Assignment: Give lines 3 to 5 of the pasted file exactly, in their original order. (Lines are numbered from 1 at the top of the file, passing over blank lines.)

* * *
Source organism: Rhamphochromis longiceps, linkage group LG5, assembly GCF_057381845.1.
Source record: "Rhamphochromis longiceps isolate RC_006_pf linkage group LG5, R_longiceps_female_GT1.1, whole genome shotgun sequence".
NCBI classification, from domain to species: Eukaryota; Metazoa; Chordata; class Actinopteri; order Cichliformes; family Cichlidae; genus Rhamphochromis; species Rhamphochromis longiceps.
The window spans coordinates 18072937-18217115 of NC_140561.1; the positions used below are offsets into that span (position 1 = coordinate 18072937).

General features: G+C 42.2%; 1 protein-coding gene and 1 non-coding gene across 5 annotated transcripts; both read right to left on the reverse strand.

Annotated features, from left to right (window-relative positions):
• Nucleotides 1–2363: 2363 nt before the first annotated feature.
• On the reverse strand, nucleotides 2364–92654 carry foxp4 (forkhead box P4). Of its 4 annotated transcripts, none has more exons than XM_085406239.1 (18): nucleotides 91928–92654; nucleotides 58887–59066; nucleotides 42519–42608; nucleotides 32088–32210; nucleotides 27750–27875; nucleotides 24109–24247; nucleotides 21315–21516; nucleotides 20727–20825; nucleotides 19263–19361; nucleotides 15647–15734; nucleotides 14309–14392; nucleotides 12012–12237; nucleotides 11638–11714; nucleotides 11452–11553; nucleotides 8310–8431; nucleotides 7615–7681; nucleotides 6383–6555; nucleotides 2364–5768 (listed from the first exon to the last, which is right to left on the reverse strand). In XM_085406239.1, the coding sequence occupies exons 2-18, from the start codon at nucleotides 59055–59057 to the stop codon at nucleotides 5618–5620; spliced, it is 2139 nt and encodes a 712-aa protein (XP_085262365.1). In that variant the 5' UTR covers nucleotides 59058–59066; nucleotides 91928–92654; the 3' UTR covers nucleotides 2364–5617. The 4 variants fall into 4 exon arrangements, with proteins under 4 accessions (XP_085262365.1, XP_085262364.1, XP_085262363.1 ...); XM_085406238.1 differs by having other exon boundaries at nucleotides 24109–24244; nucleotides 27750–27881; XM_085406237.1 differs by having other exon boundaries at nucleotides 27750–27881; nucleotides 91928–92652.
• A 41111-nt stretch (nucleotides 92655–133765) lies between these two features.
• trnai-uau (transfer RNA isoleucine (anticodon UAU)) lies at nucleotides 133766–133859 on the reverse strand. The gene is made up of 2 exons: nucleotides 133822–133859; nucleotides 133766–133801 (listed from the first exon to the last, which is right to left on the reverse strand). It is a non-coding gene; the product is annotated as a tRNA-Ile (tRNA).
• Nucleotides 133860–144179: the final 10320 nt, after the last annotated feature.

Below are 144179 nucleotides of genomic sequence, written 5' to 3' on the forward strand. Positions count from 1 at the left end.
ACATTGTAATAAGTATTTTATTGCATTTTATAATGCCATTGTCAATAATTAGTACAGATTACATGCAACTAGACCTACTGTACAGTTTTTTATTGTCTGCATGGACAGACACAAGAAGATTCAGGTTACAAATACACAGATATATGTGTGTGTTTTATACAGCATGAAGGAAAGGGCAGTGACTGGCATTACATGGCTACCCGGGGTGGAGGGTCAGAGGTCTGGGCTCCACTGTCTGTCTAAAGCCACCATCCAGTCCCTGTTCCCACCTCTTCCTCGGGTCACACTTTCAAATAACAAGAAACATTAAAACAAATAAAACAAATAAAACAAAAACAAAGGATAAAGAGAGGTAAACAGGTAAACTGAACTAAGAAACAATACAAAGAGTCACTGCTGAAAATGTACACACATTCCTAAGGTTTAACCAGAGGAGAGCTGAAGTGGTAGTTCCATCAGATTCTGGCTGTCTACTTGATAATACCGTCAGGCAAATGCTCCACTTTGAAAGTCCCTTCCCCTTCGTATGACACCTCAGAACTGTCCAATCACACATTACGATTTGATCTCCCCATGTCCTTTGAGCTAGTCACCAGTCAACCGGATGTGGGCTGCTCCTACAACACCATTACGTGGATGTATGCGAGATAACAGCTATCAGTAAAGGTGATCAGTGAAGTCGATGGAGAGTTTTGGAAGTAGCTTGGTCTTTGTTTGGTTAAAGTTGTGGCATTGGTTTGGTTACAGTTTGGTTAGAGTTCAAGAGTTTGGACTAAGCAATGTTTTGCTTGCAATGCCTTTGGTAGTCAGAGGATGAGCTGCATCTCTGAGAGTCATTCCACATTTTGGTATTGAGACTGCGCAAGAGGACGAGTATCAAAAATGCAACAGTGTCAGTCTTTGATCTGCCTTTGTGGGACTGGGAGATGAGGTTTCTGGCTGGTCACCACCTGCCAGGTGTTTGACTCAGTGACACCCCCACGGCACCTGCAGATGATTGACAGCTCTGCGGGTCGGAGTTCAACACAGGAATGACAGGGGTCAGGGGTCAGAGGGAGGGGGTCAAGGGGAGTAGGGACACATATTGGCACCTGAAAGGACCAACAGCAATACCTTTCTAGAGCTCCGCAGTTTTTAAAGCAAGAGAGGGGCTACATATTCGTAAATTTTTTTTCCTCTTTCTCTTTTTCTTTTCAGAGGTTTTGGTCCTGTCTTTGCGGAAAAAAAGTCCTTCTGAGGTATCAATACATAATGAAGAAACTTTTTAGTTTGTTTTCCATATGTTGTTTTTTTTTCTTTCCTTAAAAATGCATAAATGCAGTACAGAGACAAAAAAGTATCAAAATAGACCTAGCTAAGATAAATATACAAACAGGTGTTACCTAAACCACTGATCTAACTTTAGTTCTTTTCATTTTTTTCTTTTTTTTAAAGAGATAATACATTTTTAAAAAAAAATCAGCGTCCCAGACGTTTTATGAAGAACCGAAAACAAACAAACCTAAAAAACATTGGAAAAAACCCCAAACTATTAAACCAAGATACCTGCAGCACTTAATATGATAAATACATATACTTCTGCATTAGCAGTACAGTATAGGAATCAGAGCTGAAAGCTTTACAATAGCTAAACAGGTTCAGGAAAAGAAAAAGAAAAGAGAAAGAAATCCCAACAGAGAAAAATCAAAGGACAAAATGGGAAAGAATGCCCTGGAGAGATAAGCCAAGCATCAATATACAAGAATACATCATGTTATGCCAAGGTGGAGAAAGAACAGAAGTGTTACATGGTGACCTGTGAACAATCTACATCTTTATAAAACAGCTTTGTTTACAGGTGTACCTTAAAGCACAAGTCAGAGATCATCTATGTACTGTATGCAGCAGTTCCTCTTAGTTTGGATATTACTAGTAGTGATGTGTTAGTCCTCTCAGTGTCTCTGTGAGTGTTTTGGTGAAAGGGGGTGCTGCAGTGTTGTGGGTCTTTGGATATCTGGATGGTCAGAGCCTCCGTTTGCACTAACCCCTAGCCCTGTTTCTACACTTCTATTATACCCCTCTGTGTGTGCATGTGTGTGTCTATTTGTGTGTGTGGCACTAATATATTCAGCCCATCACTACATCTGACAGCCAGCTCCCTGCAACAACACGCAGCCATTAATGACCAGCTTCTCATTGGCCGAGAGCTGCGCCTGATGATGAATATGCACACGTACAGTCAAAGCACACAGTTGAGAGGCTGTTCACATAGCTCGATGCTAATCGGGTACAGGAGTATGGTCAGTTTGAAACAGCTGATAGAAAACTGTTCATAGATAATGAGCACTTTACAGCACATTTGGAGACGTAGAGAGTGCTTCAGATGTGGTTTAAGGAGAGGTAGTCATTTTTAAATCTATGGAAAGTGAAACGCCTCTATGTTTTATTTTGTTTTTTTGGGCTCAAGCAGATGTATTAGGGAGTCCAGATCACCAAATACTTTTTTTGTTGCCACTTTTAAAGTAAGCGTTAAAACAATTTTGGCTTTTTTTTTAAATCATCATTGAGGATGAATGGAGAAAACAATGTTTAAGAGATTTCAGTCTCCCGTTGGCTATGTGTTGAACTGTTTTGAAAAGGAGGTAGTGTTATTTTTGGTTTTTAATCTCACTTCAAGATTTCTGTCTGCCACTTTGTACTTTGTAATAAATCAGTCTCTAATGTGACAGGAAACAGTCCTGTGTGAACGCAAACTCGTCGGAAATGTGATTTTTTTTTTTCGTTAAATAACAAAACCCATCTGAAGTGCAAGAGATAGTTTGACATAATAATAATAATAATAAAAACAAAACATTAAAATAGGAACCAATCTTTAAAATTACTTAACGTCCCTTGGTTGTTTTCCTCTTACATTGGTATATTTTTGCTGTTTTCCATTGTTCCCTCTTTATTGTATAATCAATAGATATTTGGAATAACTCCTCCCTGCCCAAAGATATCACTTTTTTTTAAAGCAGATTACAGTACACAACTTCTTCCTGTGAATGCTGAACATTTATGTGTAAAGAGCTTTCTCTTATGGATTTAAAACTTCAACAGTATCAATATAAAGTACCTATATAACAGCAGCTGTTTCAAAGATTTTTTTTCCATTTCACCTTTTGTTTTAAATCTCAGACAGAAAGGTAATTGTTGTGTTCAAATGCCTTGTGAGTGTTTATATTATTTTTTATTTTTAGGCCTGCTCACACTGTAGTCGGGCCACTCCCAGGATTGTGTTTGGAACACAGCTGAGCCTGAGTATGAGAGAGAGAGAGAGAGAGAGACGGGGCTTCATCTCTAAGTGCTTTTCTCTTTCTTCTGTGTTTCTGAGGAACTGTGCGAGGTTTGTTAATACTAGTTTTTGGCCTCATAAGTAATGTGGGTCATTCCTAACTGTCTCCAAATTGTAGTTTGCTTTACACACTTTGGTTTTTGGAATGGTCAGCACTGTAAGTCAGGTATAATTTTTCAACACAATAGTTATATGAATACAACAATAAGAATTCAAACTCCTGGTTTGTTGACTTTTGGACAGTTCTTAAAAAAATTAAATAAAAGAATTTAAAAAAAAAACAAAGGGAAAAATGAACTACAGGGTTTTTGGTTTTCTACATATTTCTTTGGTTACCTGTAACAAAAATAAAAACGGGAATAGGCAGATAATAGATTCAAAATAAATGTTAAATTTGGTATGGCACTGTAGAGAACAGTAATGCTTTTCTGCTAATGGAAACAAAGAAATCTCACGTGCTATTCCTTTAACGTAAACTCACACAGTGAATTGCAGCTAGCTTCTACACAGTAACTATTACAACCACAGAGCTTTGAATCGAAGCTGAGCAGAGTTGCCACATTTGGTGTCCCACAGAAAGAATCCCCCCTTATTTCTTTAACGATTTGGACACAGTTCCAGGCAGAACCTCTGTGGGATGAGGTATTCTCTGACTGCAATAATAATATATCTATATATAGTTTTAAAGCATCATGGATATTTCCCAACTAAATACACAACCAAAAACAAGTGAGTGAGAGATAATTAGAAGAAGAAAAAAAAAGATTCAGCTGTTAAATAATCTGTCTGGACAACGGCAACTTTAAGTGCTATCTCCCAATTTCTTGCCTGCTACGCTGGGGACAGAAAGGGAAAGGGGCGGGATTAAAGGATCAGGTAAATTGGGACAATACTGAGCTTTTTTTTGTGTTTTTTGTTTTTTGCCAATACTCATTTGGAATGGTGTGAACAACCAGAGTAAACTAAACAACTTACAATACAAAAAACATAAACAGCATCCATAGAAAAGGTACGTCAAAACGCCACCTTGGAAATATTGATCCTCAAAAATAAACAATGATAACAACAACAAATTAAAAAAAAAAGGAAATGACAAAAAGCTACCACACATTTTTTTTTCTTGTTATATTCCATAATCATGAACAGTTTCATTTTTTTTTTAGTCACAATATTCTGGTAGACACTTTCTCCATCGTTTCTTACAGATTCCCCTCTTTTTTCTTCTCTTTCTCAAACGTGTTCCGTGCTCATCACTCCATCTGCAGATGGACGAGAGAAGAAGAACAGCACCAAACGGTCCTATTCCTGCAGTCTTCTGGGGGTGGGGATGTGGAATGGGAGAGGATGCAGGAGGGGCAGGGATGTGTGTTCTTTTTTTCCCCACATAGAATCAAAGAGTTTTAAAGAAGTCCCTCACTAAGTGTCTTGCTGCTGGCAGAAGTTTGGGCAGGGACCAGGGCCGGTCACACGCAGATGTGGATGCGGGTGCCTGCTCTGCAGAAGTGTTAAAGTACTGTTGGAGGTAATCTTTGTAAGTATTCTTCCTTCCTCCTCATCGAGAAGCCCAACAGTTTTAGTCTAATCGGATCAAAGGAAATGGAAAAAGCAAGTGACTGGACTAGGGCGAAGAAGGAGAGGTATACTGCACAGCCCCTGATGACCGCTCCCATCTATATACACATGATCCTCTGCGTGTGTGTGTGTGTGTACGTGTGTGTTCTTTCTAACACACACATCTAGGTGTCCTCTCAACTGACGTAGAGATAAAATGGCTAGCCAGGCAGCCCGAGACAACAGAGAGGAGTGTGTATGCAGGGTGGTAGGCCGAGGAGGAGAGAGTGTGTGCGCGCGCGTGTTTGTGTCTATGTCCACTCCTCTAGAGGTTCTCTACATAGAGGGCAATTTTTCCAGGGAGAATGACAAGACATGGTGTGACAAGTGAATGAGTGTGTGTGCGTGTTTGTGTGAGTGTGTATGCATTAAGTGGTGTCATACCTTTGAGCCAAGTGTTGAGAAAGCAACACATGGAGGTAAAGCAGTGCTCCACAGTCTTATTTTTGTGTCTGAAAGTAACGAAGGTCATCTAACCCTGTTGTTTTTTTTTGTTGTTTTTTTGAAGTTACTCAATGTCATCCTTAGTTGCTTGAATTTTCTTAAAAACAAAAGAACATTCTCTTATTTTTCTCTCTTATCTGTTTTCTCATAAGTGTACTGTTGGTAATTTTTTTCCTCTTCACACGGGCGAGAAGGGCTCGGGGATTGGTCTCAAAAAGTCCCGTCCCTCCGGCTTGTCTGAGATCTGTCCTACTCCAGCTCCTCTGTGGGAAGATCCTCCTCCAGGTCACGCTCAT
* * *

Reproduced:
NCBI classification, from domain to species: Eukaryota; Metazoa; Chordata; class Actinopteri; order Cichliformes; family Cichlidae; genus Rhamphochromis; species Rhamphochromis longiceps.
The window spans coordinates 18072937-18217115 of NC_140561.1; the positions used below are offsets into that span (position 1 = coordinate 18072937).

General features: G+C 42.2%; 1 protein-coding gene and 1 non-coding gene across 5 annotated transcripts; both read right to left on the reverse strand.